3/5

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Crystal Frasier wrote:


That's absolutely not true. Stuff slips by us all the time, either because it's subtle or specialized enough that we never notice it, or because X minority never saw the text (or we just don't have X minority as employees), and there's a LOT of bad material from much earlier in the product lifecycle. Miss Feathers from PFS and a LOT of the awful Edgar Rice Burroughs-inspired material on the Mwangi Expanse both stand out as the later.

Just because a company employs a few minorities does not mean they're incapable of screwing up, and it's better we know when and how we make mistakes so we can try to do better in the future, rather than dismiss complaints.

Can I just how amazing you all are for acknowledging this and working so hard to include all of us LGBTQ types? It means a lot to me and my crew that you work so hard to include us, and doing so even has started conversations that I never expected to have.

I was even approached by a local GM on how to appropriately portray a certain non-binary gnome, and my girlfriend's face has lit up at great portrayal of trans characters. We haven't run across miss feathers yet, but I think i'll go out of my way to be the one to GM that one locally to make sure that Miss feathers gets the respectful portrayal she deserves. Thank you again, all of you, for recognizing our existence... it's a weird thing to say thank you to someone for that, but when your so deprived of it, it can mean a whole lot.

Dark Archive 5/5

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Pathfinder Adventure Path, Starfinder Adventure Path, Starfinder Roleplaying Game Subscriber
Tallow wrote:
As a VC, I saw very, very few instances of poor behavior, and those I did see were pretty innocuous (if any can be classified as such) compared to the story linked in the OP. And when those minor issues did crop up, I addressed it right away, and from what I saw after the fact, the issue cleaned itself up. The individual was not aware that their actions were affecting the woman GM as they did, and so from that point onward, they used that newly gained awareness to do better.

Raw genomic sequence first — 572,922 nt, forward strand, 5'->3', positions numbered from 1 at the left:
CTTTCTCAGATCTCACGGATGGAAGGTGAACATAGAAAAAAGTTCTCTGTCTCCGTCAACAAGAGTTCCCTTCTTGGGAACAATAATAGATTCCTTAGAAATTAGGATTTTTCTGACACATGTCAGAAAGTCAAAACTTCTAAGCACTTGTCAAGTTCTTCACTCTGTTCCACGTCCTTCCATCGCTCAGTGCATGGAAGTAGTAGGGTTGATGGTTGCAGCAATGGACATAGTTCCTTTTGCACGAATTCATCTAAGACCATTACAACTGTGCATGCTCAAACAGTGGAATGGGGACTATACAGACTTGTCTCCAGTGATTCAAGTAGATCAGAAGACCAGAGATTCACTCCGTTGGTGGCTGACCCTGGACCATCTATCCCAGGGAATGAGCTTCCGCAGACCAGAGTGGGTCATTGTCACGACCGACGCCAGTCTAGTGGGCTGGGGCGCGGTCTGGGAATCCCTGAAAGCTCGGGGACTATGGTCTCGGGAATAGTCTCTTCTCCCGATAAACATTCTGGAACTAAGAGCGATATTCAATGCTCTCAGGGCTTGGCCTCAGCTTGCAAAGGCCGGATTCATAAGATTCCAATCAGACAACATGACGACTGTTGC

Andy, we also set the tone that that behavior would not be tolerated under any circumstance. It started with us and filtered out to the stores. We set the example of what was and was not acceptable at our game days. That's why any issue we had was minor and cleaned up well.

Scarab Sages 5/5

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jon dehning wrote:
Tallow wrote:
As a VC, I saw very, very few instances of poor behavior, and those I did see were pretty innocuous (if any can be classified as such) compared to the story linked in the OP. And when those minor issues did crop up, I addressed it right away, and from what I saw after the fact, the issue cleaned itself up. The individual was not aware that their actions were affecting the woman GM as they did, and so from that point onward, they used that newly gained awareness to do better.
Andy, we also set the tone that that behavior would not be tolerated under any circumstance. It started with us and filtered out to the stores. We set the example of what was and was not acceptable at our game days. That's why any issue we had was minor and cleaned up well.

This is true. I think its a very salient point that community health starts from the top with a good example.

Grand Lodge

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Bob Jonquet wrote:
I have to say that I've seen waay too many middle-aged white male juvenile delinquents playing this character that I have almost reached the point I will ban the character from my table (if the GM) or walk (if I'm a player).

Which you are perfectly within your rights to do. I specifically made this character as a counter to all the typical Calistrian characters I have seen...which tend to be ultra-sexed up dominatrix types. I tend to focus mostly on the vengeance and trickery aspects of Calistria when I play him (Notice the fact that he is a male character, not the typical female stereotype). It does occasionally come up where I can roleplay his more intimate aspects, but so far he has only managed to seduce one person in game, and didn't even end up sleeping with them...just harmless flirting to gather information.

3/5 ⦵⦵ Venture-Agent, California—San Francisco Bay Area North & East

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So two things that I think are really important to point out:

Because this is in the Organized Play forums, we are unlikely to hear from women who have had bad experiences as they most likely left Organized Play entirely and wouldn’t be posting here. Positive experiences like mine are still good to share, but this will be a biased sample.

Organizers, please, please, please don’t assume that there are no problems just because you haven’t seen them or heard about them. Some behaviors don’t happen in front of other people or might be subtle enough to escape your notice. Many people who experience unwelcoming behavior aren’t going to report it; they’re just going to quietly never return. When someone does report something to you; that’s actually a good sign! It means that person trusts you and the system to handle it. But a lack of reports doesn’t automatically indicate a lack of problems.